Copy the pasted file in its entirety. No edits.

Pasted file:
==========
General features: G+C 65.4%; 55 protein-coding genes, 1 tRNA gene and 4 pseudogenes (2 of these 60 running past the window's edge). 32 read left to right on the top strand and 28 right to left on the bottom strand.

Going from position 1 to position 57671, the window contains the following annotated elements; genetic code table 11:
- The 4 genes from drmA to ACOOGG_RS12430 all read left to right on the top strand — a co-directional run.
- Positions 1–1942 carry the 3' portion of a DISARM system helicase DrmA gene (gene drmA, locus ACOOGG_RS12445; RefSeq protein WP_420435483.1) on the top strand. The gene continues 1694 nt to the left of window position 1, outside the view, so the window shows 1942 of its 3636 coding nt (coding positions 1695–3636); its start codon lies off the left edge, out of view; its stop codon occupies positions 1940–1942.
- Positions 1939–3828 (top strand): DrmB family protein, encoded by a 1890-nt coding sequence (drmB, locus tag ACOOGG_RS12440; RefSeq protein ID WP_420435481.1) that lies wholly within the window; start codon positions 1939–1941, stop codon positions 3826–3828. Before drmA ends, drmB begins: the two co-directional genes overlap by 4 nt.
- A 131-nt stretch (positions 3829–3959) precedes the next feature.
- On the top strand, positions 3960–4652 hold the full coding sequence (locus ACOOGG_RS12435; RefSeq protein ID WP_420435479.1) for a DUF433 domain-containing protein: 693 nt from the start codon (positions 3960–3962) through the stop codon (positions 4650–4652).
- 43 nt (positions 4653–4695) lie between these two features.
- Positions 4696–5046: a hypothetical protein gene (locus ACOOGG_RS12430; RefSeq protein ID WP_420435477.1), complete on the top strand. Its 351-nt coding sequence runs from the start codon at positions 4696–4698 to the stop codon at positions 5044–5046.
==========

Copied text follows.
General features: G+C 65.4%; 55 protein-coding genes, 1 tRNA gene and 4 pseudogenes (2 of these 60 running past the window's edge). 32 read left to right on the top strand and 28 right to left on the bottom strand.

Going from position 1 to position 57671, the window contains the following annotated elements; genetic code table 11:
- The 4 genes from drmA to ACOOGG_RS12430 all read left to right on the top strand — a co-directional run.
- Positions 1–1942 carry the 3' portion of a DISARM system helicase DrmA gene (gene drmA, locus ACOOGG_RS12445; RefSeq protein WP_420435483.1) on the top strand. The gene continues 1694 nt to the left of window position 1, outside the view, so the window shows 1942 of its 3636 coding nt (coding positions 1695–3636); its start codon lies off the left edge, out of view; its stop codon occupies positions 1940–1942.
- Positions 1939–3828 (top strand): DrmB family protein, encoded by a 1890-nt coding sequence (drmB, locus tag ACOOGG_RS12440; RefSeq protein ID WP_420435481.1) that lies wholly within the window; start codon positions 1939–1941, stop codon positions 3826–3828. Before drmA ends, drmB begins: the two co-directional genes overlap by 4 nt.
- A 131-nt stretch (positions 3829–3959) precedes the next feature.
- On the top strand, positions 3960–4652 hold the full coding sequence (locus ACOOGG_RS12435; RefSeq protein ID WP_420435479.1) for a DUF433 domain-containing protein: 693 nt from the start codon (positions 3960–3962) through the stop codon (positions 4650–4652).
- 43 nt (positions 4653–4695) lie between these two features.
- Positions 4696–5046: a hypothetical protein gene (locus ACOOGG_RS12430; RefSeq protein ID WP_420435477.1), complete on the top strand. Its 351-nt coding sequence runs from the start codon at positions 4696–4698 to the stop codon at positions 5044–5046.